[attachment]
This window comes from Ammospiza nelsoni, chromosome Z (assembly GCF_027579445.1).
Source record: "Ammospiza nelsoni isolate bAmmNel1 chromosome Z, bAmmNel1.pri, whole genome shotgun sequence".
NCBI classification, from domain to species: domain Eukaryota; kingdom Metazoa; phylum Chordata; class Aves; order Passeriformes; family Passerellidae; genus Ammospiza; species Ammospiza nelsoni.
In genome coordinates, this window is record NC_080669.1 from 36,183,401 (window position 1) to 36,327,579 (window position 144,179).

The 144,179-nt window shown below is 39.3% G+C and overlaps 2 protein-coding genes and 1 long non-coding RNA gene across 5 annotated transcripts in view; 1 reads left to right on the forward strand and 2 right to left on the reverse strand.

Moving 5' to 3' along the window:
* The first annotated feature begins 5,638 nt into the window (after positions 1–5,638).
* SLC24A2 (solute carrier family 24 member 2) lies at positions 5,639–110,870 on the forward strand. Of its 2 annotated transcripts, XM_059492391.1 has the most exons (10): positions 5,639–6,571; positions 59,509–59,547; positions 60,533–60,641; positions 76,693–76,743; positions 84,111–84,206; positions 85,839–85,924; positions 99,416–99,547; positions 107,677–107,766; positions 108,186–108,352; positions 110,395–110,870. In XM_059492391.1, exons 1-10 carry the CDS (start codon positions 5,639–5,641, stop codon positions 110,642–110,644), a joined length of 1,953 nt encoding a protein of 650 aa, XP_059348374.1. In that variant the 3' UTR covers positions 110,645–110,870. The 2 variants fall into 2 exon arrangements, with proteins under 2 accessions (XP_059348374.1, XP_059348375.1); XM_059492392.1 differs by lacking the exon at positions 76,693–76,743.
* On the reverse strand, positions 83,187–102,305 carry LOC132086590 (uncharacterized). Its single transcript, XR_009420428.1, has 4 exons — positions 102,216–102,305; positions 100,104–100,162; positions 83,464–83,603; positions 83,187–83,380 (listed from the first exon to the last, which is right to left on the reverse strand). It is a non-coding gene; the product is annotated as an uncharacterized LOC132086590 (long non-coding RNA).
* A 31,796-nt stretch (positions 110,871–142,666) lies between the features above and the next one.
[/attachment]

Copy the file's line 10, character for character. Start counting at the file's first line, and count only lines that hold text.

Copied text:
* A 31,796-nt stretch (positions 110,871–142,666) lies between the features above and the next one.